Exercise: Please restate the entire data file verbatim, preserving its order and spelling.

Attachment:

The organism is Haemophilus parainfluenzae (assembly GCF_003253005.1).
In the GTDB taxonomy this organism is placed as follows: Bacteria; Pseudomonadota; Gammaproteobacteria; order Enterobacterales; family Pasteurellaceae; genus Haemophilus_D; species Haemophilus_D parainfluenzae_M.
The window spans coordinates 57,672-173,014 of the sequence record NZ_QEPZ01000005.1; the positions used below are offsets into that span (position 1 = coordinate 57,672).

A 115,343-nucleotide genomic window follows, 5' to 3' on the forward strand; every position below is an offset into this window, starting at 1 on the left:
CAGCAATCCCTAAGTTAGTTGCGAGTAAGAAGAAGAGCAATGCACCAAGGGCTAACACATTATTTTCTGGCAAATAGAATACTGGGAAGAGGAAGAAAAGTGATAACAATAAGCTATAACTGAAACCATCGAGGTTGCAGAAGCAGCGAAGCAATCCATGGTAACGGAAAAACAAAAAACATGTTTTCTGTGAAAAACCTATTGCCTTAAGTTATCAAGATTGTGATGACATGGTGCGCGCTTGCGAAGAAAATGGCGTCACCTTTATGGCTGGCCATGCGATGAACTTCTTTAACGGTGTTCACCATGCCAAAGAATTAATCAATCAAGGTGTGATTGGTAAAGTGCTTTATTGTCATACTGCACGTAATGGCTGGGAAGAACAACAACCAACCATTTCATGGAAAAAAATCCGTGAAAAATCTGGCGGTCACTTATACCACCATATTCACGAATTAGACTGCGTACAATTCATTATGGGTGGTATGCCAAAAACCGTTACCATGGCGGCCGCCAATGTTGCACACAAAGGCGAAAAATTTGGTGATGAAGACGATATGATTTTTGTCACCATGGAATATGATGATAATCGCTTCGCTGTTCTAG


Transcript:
The organism is Haemophilus parainfluenzae (assembly GCF_003253005.1).
In the GTDB taxonomy this organism is placed as follows: Bacteria; Pseudomonadota; Gammaproteobacteria; order Enterobacterales; family Pasteurellaceae; genus Haemophilus_D; species Haemophilus_D parainfluenzae_M.
The window spans coordinates 57,672-173,014 of the sequence record NZ_QEPZ01000005.1; the positions used below are offsets into that span (position 1 = coordinate 57,672).

A 115,343-nucleotide genomic window follows, 5' to 3' on the forward strand; every position below is an offset into this window, starting at 1 on the left:
CAGCAATCCCTAAGTTAGTTGCGAGTAAGAAGAAGAGCAATGCACCAAGGGCTAACACATTATTTTCTGGCAAATAGAATACTGGGAAGAGGAAGAAAAGTGATAACAATAAGCTATAACTGAAACCATCGAGGTTGCAGAAGCAGCGAAGCAATCCATGGTAACGGAAAAACAAAAAACATGTTTTCTGTGAAAAACCTATTGCCTTAAGTTATCAAGATTGTGATGACATGGTGCGCGCTTGCGAAGAAAATGGCGTCACCTTTATGGCTGGCCATGCGATGAACTTCTTTAACGGTGTTCACCATGCCAAAGAATTAATCAATCAAGGTGTGATTGGTAAAGTGCTTTATTGTCATACTGCACGTAATGGCTGGGAAGAACAACAACCAACCATTTCATGGAAAAAAATCCGTGAAAAATCTGGCGGTCACTTATACCACCATATTCACGAATTAGACTGCGTACAATTCATTATGGGTGGTATGCCAAAAACCGTTACCATGGCGGCCGCCAATGTTGCACACAAAGGCGAAAAATTTGGTGATGAAGACGATATGATTTTTGTCACCATGGAATATGATGATAATCGCTTCGCTGTTCTAG